“If you only read the books that everyone else is reading, you can only think what everyone else is thinking.”
― Haruki Murakami
GRANT: I finished reading Haruki Murakami’s book “What I Talk About When I Talk About Running”. It is really great. The second half of the book deals more with his experience with ultramarathons and triathlons.
It was interesting to read that he titled his book based on a book of short stories written by Raymond Carver called, “What We Talk About When We Talk About Love”. He doesn’t explain why and Google did not reveal any clues, but he got special permission from Carver’s widow so it must hold some meaning to him.
I think it’s hard not to enjoy Murakami’s writing style. It is like a journal; so confident and with no pretention. A very easy, laid back writing style even though it’s really a deep book. He manages to talk about his difficulties with open water swimming mixing that with introspections on consciousness.
I had this book up at my family cottage over the weekend. On Sunday I swam back from an island in the middle of the lake. It’s about 3K. I didn’t time it, but it probably took around an hour. My dad paddled the canoe beside me. It brought back a lot of memories.
A couple of years ago I did the same thing with my girlfriend. She swims about 2 hours a day with a masters swimming club and finished about a half an hour in front of me. I was definetly a lot faster and smoother this time. I have to credit her with getting me into swimming and we’ve spent a lot of time in the pool over the past 3 years. In fact it’s probably a major reason we got together. In one of our first conversations she described how meditative it is to swim. There is so much sensory deprivation in a swimming pool. You can really focus in on your movements and she told me that she would chant Buddhist mantras while she swam. She’s so lovely.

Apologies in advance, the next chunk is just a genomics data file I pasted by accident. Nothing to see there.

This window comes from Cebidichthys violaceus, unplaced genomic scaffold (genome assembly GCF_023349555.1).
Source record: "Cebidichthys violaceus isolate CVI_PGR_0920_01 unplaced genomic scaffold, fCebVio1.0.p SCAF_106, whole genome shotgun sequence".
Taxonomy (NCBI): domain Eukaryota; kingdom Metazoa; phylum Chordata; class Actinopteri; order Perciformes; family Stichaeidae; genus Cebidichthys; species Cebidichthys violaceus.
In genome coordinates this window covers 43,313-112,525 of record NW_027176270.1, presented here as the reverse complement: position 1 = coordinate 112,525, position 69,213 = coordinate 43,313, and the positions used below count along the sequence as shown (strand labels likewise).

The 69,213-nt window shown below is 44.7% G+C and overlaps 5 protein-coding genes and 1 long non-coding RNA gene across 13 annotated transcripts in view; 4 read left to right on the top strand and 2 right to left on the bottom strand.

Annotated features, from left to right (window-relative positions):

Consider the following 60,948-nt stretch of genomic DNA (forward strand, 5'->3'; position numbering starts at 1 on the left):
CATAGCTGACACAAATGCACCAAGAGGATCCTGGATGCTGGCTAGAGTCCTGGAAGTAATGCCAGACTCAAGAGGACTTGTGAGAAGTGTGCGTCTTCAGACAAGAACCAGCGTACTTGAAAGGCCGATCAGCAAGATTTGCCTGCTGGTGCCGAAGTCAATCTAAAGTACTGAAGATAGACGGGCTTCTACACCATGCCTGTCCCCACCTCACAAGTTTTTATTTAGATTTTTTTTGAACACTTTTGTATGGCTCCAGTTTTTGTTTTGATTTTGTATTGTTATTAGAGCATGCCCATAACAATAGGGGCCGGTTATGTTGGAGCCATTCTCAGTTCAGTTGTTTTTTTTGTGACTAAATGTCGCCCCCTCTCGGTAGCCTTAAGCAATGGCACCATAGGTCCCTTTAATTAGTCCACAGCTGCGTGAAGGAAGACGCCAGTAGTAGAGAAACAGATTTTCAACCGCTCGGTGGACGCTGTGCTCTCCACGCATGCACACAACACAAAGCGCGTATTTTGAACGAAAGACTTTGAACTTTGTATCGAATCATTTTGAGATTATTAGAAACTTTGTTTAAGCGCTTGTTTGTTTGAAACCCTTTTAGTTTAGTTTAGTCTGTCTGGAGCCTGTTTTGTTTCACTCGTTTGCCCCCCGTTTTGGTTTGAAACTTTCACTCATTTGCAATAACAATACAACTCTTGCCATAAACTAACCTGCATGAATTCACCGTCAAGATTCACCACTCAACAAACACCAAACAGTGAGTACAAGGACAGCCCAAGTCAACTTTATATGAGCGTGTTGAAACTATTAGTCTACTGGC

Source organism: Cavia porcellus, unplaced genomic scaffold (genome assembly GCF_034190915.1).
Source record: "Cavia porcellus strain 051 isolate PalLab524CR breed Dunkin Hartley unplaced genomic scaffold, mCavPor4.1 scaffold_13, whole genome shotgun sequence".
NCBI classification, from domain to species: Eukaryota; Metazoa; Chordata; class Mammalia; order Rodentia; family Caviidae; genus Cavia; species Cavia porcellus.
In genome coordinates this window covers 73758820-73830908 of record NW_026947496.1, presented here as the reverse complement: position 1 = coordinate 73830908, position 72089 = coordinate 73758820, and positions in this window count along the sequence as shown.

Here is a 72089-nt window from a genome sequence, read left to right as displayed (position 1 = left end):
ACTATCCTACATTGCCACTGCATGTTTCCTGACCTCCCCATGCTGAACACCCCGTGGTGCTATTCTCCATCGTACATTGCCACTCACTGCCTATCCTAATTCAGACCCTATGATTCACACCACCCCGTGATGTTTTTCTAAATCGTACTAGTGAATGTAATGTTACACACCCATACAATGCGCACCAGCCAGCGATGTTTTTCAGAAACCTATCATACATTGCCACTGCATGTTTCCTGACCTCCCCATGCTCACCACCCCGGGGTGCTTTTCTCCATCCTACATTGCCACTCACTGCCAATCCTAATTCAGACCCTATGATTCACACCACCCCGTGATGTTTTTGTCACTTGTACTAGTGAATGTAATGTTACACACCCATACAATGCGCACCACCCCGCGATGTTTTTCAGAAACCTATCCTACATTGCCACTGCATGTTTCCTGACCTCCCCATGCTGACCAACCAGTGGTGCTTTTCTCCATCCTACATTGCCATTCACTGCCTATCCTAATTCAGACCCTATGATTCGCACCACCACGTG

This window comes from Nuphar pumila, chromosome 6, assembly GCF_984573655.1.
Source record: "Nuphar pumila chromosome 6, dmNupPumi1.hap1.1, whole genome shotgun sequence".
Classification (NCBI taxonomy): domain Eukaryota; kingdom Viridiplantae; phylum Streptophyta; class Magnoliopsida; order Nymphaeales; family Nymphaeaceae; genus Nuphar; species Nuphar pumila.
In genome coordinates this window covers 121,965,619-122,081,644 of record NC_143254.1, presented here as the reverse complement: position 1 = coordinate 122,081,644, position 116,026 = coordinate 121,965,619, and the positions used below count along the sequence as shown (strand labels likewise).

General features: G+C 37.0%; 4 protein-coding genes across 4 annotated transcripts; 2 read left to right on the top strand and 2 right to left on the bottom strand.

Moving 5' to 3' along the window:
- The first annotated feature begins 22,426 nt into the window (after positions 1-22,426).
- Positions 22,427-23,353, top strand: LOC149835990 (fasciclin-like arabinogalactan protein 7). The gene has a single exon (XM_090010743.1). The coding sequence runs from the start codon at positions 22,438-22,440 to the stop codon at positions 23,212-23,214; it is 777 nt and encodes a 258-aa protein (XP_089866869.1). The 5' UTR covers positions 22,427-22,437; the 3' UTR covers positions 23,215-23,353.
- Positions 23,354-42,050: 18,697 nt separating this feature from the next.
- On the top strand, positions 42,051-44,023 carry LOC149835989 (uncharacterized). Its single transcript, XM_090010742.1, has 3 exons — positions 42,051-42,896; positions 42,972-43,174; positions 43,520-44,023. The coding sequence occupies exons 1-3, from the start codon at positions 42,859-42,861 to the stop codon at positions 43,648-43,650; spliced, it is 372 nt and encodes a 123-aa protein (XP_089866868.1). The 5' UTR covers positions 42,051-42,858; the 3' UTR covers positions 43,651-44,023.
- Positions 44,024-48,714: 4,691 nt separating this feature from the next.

When I was swimming I also thought about my mother. When I was about 15 (and so about 25 years ago) we had a terrible idea to swim out to the island and back. This was in September and the water was starting to get cold. About half way out we realized there was no chance of making it and turned to come back. I got to the beach a bit faster than she did and then the next thing I knew my dad and my uncle were carrying her limp body straight to the car. They jumped in and raced to the nearest hospital. With no phone it took several hours for the neighbour to come by with word that she was okay. That was a few hours where I was fairly sure that my mom had died and I will never forget it. She had some kind of hypothermy and was hospitalized for several weeks.
This time around, my mother was there to greet me when I got out of the water. A little tired, but otherwise okay and very thankful for my health and for the people around me.
I think the thing I enjoyed the most about this book is that Murakami has written it as an ode to running and to describe how much it means to him to be able to run. I feel like I haven’t read that many books like that. Here’s one final quote from this wonderful book:
“Long-distance running (more or less, for better or worse) has molded me into the person I am today, and I’m hoping it will remain a part of my life for as long as possible. I’ll be happy if running and I can grow old together. There may not seem to be much logic to it, but it’s the life I’ve chosen for myself. Not that, at this late date, I have other options.”